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Celebrating Illustration, Design, Cartoon and Comic Art of the Mid-20th Century

Robert Fawcett, Abstract Artist

Thursday, February 17, 2011

Excerpt from David Apatoff's text in the new Robert Fawcett book:

Despite Fawcett's lack of formal education, his house became a center of cultural activity. Fawcett had a strong interest in music and became friends with world famous musicians including Toscanini and Heifetz, who visited his home. He also kept company with a wide variety of artists, such as the famous English sculptor Jacob Eptsein, and embraced the latest modern art.

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Original drawings by the abstract sculptor Henry Moore and the modernist painter Graham Sutherland hung on his walls.

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Fawcett believed this intellectually fertile environment was important to his development as an artist. He claimed that the greatest influence on his illustrations came not from visual arts but from opera. he also asserted that illustration was "more closely akin to theatre" than to gallery painting...

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... because the primary function of the illustrator is to intrigue the viewer, "whether to intrigue the reader into starting a story..."

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"... or intrigue the lady into a first-hand look at the garment."

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He related music to the abstract designs that were the foundation of his "realistic" pictures.

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As Fawcett finalized [his pictures], he went over the whole work again to make sure its design, composition and abstract qualities held together. "At any stage I am likely to pick up anything handy - some colored crayons, an old paint palette - and crudely rub in colour, articulating and highlighting this, setting the black."

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As he worked on an illustration, realistic details inevitably came into focus...

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... but Fawcett always stressed that "the longer the idea can be considered in the abstract, the better."

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The new Robert Fawcett book is available now from Auad Publishing.

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5 comments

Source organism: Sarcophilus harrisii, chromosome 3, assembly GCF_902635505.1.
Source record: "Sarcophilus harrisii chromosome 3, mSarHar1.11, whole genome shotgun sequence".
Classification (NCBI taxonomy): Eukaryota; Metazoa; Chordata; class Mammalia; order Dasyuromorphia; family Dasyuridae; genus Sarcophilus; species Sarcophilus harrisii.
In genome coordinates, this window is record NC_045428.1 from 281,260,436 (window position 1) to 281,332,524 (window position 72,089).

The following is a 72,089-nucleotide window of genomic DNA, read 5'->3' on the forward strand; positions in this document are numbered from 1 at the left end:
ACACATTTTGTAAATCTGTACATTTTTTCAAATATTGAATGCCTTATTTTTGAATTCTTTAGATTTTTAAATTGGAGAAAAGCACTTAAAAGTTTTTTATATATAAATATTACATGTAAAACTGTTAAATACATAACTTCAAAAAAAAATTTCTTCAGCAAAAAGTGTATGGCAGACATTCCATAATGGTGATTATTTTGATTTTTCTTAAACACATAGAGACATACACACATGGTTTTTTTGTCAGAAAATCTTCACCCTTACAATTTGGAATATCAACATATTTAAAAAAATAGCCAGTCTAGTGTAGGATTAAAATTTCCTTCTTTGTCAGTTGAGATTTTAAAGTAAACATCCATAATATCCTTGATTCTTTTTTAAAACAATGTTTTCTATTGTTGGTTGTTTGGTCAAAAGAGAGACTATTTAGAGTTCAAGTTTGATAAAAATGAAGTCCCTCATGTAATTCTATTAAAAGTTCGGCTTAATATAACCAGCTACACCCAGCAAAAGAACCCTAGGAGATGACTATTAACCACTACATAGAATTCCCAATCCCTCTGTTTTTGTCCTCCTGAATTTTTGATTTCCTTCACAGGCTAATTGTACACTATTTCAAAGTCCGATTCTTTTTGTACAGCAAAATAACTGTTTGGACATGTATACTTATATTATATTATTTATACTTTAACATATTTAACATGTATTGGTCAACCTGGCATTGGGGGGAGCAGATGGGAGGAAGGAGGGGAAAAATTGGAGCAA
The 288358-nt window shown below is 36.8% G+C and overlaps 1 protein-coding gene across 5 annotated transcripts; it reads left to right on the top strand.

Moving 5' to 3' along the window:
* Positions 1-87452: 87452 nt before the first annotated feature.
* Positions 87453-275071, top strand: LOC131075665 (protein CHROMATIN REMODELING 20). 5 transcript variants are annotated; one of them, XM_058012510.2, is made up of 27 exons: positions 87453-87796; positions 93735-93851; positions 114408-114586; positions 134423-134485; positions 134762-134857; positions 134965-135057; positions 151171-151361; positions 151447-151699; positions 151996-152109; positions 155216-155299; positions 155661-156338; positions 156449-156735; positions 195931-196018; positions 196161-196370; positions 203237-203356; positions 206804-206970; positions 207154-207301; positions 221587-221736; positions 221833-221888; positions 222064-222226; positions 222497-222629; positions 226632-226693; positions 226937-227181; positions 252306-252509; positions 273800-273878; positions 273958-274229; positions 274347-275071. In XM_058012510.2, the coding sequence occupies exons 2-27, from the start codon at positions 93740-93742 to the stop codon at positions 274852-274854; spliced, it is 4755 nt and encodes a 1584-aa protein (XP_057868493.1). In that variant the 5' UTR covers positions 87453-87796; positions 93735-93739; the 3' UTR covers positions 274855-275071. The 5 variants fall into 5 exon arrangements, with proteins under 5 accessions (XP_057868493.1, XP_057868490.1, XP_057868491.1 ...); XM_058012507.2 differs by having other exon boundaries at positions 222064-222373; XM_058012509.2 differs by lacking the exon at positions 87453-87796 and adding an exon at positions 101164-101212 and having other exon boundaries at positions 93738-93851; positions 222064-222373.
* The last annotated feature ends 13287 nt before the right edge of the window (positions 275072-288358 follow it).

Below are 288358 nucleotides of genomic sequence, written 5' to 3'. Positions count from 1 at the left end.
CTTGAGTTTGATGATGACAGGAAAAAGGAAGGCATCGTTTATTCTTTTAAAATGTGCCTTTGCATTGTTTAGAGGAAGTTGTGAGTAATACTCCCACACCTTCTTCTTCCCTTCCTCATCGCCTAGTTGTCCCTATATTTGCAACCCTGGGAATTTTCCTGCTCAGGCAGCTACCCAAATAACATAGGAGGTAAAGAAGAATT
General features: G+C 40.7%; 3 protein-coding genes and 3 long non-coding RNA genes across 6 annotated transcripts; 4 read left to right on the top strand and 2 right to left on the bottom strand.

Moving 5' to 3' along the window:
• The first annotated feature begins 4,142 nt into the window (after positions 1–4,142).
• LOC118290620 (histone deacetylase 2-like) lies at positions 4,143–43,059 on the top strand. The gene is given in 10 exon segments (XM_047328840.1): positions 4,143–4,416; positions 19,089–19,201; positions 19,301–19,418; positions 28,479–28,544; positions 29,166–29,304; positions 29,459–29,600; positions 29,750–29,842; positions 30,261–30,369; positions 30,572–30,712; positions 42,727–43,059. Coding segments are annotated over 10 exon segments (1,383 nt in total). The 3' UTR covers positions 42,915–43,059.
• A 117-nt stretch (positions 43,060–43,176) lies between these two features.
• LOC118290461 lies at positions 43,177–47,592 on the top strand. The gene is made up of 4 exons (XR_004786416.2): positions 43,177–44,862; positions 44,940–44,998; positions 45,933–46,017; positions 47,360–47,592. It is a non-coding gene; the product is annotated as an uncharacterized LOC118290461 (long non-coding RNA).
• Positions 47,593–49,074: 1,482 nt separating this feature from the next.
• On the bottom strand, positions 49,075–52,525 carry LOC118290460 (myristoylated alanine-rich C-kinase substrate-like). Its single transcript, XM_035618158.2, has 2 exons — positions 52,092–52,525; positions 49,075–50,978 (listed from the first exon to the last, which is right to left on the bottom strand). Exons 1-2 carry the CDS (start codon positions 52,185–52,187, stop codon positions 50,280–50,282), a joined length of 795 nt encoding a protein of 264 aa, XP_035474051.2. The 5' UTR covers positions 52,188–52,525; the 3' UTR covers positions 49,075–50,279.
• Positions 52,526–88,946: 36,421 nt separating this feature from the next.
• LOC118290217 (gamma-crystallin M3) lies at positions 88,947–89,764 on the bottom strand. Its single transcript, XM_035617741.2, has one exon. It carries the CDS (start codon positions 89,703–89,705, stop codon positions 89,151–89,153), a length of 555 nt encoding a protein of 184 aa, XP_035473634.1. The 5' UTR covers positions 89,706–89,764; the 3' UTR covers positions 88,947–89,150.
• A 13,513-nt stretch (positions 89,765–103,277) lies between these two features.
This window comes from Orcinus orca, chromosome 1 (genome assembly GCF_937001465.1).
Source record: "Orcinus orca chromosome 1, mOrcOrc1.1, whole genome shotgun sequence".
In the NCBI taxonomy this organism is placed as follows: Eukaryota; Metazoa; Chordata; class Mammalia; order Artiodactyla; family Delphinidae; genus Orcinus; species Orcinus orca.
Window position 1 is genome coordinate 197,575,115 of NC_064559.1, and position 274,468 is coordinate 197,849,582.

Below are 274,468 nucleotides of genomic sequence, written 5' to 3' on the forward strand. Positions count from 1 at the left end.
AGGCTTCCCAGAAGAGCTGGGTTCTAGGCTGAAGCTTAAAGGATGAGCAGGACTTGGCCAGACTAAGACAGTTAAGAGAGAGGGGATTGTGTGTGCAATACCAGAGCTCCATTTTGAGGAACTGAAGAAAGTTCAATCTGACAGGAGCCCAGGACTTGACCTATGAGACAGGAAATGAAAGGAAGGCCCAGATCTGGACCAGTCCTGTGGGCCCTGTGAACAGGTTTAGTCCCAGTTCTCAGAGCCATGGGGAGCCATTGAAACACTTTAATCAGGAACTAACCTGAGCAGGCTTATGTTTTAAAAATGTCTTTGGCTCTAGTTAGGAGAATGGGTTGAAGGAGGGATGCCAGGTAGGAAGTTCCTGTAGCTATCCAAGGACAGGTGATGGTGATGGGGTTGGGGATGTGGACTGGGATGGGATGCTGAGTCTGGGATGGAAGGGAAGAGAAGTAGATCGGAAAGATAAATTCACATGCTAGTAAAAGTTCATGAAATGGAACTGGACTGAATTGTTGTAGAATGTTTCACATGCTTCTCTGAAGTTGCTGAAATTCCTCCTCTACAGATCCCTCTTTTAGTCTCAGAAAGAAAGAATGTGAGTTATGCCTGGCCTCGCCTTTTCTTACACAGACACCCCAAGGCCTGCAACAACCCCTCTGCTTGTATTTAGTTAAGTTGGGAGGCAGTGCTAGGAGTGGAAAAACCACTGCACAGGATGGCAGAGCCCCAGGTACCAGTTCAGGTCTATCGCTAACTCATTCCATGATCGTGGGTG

1. Thank you for a great blog; though I had a cursory awareness of these illustrators from the middle of the last century, your blog has been affording me an opportunity to learn about them more in depth. Wonderful!

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  2. Leif-

    Does the book say how he worked? He used colored inks right? Did he use a nib for his line work?

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  3. Thanks Astroluc; I love hearing that the blog is helping others learn about the great artists of the mid-century period. :^)

    Daniel; David Apatoff does indeed describe Fawcett's work flow in great detail -- I'm planning on excerpting a passage about it tomorrow.

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  4. Here are a few of my personal observations regarding Robert Fawcett's illustrative work, from my own in depth study of his magnificent artwork.
    1. First and foremost the word work after the word art, artwork, is just that. So put the effort in and someday you yourself, will have a work of art.
    2. Abstract units seen as shapes.
    3. Look for hooks on the line and along side of the line.
    4. Catch the flow of the circles in motion.
    5. Negative space is a shape.
    6. Quick placement by use of darks - they act as beats to a rhythm.
    7. Shapes play off of other shapes.
    8. There is character in shapes - yes shapes do talk.
    9. Step directionals throughout - see the darks first.
    10. Accent darks act as measurements -watch the blacks.
    11. Story, draw back from it, draw to where it's told.
    12. It's not so much where she's looking, but how she's looking, and the intent she's looking with, as she looks in the direction she's looking. Her look in itself is part of the story.
    13. See lines through on the basis of shapes - see the invisible sight lines in every picture - x-ray like.
    14. Notice how the small blacks, pull and balance the larger blacks.
    15. Orderly shapes and diagonals out of chaos - Strip it down to the bare essentials.
    16. A stepped approach = rhythm - look for echoes.
    17. Key center point - invisible perspective point - radiation points.
    18. Pictures are doorways to the soul.
    19. A complicated pose reduced to a quick notation = speed of result.
    20. Talking points that tell the story like a picture puzzle.

    That's more than enough to get you thinking when you next view a Robert Fawcett work of art. The more you look into what he's done with his presentations the more you will appreciate why he's called 'the illustrator's illustrator.'
    Randy Ranson

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  5. That's opulent food for thought, Mr. Ranson.

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